• Do not take any adverse action or retaliate against any employees who do not participate in a wellness plan or who do not achieve certain health outcomes.
  • Provide reasonable accommodations to allow employees with disabilities to participate in wellness programs and to obtain any incentives offered for certain health outcomes.

Incentives and voluntary programs

Ryan Frazier, an attorney with Kirton McConkie in Salt Lake City, Utah, says the new rules are designed to “harmonize contradictory regulations relating to wellness programs” in the ACA, ADA, and GINA. The ADA has generally supported incentive-based wellness programs, but regulations related to the ADA and GINA have limited an employer’s ability to ask about certain health and disability information, including genetic information.

The EEOC statement points out that both the ADA and GINA generally prohibit employers from obtaining information about health conditions of employees and their family members, but the laws do allow employers to ask health-related questions and conduct medical examinations if the employer is providing health or genetic services as part of a voluntary wellness program. The new rules address whether offering an incentive to provide health information makes a program involuntary.

“The new rules amend these rules to authorize employers to offer incentives, including health insurance discounts, if employees and their spouses provide certain health information, including genetic information, in connection with a wellness program that is part of a group health plan,” Frazier says. He also notes that any information obtained must be used to promote employee health and not used to discriminate against the employee.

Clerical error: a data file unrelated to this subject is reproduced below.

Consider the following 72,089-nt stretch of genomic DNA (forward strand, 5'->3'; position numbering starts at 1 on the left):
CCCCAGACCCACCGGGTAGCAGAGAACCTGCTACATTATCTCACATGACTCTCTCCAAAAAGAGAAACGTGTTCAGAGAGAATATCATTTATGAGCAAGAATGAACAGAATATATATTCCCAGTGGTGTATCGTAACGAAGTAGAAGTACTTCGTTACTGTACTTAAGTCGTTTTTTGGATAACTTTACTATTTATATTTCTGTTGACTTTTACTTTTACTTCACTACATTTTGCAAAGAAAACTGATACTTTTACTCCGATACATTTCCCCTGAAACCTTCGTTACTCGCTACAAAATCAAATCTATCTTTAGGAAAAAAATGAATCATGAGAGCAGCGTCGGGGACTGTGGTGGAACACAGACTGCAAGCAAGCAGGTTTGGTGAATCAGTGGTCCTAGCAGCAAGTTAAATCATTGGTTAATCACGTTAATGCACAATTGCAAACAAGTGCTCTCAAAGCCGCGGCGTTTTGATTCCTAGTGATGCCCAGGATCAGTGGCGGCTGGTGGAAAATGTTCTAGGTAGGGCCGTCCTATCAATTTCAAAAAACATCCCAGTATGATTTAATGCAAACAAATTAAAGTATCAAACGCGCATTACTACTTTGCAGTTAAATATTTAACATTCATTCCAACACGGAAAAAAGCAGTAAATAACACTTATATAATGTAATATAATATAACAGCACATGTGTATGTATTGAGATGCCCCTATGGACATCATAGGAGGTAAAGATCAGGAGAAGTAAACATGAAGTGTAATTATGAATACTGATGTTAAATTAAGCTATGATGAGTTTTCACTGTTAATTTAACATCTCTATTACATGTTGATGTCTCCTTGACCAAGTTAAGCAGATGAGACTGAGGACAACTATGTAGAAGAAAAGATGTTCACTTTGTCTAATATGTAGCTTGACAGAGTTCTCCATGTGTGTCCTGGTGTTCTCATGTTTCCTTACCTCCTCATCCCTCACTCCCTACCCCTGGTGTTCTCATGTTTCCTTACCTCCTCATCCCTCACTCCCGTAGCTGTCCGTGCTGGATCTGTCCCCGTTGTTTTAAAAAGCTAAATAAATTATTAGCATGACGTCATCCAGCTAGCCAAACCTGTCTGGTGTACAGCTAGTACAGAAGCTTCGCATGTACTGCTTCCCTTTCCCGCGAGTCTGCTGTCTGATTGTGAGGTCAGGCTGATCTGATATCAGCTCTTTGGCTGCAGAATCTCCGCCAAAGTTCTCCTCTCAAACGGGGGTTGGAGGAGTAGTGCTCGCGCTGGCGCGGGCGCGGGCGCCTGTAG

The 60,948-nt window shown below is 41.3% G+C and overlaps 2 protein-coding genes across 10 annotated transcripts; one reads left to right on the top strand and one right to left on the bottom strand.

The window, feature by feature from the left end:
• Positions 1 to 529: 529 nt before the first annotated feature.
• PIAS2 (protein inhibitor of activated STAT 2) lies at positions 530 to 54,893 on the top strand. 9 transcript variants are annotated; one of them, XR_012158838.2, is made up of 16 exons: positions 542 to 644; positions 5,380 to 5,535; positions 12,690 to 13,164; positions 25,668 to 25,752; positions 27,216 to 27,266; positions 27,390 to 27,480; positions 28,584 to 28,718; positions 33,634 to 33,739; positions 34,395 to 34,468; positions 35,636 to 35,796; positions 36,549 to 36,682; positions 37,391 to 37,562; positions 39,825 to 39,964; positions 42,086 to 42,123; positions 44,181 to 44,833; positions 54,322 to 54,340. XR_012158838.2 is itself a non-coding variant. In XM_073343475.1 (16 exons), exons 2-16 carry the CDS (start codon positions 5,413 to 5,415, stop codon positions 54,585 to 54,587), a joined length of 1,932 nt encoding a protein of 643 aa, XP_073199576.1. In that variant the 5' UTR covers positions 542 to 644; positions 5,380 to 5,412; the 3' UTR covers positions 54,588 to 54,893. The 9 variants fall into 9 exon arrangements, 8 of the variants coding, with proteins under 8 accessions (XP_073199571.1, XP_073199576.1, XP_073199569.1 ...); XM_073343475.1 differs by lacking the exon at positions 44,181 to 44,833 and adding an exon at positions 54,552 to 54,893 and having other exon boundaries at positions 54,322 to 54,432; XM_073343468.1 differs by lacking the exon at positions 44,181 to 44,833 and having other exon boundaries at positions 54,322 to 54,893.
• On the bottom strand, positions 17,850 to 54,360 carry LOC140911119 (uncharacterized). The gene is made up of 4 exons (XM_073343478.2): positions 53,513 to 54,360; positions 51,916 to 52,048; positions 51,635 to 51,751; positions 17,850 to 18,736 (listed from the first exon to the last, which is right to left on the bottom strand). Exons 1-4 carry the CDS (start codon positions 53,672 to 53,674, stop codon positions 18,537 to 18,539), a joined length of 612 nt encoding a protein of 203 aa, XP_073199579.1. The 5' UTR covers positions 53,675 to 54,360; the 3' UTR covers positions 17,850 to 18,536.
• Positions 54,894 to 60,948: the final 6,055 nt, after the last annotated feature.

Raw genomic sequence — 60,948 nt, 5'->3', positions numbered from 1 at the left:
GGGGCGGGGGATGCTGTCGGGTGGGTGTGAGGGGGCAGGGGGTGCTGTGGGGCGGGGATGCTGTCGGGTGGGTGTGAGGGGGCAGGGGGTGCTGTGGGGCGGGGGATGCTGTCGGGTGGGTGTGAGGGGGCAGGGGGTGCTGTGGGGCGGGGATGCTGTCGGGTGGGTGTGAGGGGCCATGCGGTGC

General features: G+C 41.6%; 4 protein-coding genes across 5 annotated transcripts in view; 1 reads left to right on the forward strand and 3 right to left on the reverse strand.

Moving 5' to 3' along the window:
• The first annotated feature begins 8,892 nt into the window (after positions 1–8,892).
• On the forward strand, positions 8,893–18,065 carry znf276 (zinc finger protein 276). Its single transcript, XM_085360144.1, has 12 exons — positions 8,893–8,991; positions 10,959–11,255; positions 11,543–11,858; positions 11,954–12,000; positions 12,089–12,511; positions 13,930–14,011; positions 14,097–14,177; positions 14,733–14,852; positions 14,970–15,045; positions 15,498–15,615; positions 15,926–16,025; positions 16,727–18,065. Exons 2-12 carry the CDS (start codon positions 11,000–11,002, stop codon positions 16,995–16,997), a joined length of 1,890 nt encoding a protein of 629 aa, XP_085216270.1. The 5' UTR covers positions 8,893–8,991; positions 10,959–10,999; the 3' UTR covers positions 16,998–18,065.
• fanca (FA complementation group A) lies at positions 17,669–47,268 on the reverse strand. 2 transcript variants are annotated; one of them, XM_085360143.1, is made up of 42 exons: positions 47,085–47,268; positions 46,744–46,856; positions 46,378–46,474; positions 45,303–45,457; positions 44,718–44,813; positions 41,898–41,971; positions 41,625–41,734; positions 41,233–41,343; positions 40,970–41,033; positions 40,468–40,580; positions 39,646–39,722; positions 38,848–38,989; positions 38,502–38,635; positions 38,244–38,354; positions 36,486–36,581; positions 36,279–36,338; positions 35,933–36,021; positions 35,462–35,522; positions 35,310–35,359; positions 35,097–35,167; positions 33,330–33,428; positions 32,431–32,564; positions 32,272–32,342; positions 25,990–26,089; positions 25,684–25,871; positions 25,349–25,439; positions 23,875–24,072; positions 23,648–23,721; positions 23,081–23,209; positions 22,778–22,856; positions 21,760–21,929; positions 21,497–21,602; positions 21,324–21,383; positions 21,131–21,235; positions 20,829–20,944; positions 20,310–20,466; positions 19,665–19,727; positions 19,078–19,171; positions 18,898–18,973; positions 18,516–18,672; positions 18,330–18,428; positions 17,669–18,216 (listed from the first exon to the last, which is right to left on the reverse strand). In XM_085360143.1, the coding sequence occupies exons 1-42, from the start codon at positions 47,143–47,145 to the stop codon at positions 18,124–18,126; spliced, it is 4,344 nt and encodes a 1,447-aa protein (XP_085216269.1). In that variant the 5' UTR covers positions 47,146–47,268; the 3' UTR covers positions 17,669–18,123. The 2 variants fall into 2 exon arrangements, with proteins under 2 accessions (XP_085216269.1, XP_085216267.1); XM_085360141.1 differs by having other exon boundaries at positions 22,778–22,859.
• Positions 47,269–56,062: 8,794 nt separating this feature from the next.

New challenges

Ashley Gillihan, an attorney with Alston & Bird LLP in Atlanta, says the new rules will make administration of wellness programs more challenging.

“First, the new ADA rules are more expansive than HIPAA’s wellness rules because the ADA rules apply to participation-based programs that make a disability-related inquiry or require a medical exam, whereas HIPAA’s rules do not,” Gillihan says. “Second, many programs today provide incentives to employees—such as lower premiums—in exchange for providing a spouse’s medical history. The new rules appear to allow such an incentive but only if the spouse provides the information. Obtaining the information from the spouse may prove challenging.”